the wider the ligament space the-less difficult the tooth isto remove,’ In addition, similar to mandibular third .molars, the periodontal ligament space tends to decrease as the patient increases in age,  The follicle surrounding the crown of the impacted tooth also has an influence on th-e difficulty of the   extraction. “Ifthe follicular space is broad, the tooth will
be easier to remove than if the follicular space is thin or nonexistent.
BORe density is also an important factor in maxillary impaction removal and is related closely to the age of the  patient. The younger the patient, the less dense and more elastic-and therefore more expandable-is the h(lr.~·sur
rounding the impact ed third molar. As the pat« nt ages,the bone becomes denser and less elastic, and the tooth  becomes more difficult to remove.palatal aspect of the alveolar  process, This makes the tooth much more difficult to extract, because greater amounts of bone must be  removed to gain access to the underlyingtooth. A combination of radlographic assessment and clinical  digital palpation of the tuberosity area can determine  if the maxillary third molar is in the buccopalatal position.If the tooth is positioned toward the buccal, a definite palpable
bulge is found in the  area; if the tooth is palatally.positloned, a bony deficit is found in that region. When  either is determined by clinical examination, the surgeon  must anticipate a longer, more difficult procedure.The Pel! and Gregory A, B, and C classification used to diagnose the depth of impaction in the mandible is also  used in the maxilla (Fig. 9-40). Preoperative assessment of the remaining classifications is the same. The.factors that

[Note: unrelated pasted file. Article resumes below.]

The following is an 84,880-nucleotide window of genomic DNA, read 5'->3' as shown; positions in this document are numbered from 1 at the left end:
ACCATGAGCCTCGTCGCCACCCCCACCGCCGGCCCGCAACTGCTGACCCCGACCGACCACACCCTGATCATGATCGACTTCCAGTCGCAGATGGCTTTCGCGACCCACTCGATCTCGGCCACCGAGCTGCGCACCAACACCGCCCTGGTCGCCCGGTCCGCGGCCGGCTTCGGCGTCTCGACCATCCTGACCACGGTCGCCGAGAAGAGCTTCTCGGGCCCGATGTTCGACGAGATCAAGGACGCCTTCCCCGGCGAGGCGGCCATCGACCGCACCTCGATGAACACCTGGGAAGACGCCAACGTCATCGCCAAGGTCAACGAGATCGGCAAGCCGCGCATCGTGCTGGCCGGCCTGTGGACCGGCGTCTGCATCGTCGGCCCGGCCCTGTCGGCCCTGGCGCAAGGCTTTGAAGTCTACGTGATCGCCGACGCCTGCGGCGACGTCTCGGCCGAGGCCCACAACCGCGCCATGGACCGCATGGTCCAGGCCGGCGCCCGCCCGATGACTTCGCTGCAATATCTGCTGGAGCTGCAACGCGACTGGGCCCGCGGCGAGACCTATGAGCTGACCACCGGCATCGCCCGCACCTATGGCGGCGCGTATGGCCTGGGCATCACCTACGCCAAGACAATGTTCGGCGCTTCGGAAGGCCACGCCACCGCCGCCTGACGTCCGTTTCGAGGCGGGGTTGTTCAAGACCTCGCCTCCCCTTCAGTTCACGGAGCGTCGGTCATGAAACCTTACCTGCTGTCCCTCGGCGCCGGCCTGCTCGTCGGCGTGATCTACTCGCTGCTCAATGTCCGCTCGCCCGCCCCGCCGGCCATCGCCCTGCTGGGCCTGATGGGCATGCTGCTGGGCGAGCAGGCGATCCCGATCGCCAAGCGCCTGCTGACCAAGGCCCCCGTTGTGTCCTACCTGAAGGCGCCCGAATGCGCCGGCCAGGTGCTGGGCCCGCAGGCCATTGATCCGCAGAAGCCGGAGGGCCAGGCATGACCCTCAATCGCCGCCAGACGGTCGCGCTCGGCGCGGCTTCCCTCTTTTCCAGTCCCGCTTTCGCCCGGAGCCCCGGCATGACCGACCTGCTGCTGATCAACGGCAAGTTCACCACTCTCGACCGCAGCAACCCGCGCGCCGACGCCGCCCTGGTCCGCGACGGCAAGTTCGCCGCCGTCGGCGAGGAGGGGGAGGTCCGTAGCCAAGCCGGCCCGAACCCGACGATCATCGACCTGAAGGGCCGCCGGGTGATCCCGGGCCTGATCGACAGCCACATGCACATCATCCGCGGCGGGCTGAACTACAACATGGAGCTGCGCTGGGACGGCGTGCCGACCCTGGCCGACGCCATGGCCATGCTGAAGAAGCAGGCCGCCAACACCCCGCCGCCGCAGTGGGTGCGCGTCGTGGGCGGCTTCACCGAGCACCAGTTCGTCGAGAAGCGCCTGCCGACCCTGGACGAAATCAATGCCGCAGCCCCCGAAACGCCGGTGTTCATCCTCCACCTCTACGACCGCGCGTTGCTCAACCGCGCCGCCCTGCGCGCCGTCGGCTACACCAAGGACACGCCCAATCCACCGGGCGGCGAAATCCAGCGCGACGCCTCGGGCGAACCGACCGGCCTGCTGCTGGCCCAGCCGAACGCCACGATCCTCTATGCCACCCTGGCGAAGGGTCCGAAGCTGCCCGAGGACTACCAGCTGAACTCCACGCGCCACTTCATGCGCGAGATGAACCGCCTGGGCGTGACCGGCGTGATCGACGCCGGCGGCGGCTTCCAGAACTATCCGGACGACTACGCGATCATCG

influence the d ifficulty of mandibular impacted third molar removal are the same for maxillary third molar removal. For example, the individual impacted tooth root morphology plays a substantial role in determining the
degree of extraction  difficulty. The most common factor that causes difficulty with maxillary third molar removal is a thin, non fused root with   curvature (Fig. 9-41).  The majority of maxillary third molars have fused roots that are conic. However, the surgeon should examine thepreoperative radiograph carefully to ensure that .this is
the  situation with each individual impaction. The surgeonshould also check the periodontal ligament, because  the wider the ligament space the-less difficult the tooth isto remove,’ In addition, similar to mandibular third
.molars, the periodont al ligament space tends to decreaseas the patient increases in age, . The follicle surrounding the cron of the impacted
tooth also has an i fluence on th-e difficulty of the  extraction. “Ifthe follicular space is broad, the tooth will be easier to remove than if the follicular space is thin or nonexistent. BORe density is also an important factor in maxillary impaction removal and is related closely to the age of the  patient. The younger the patient, the less dense and more elastic-and therefore more expandable-is the h(lr.~·surrounding the impacted third molar. As the pat« nt ages, the bone becomes denser and less elastic, and the tooth becomes more difficult to remove.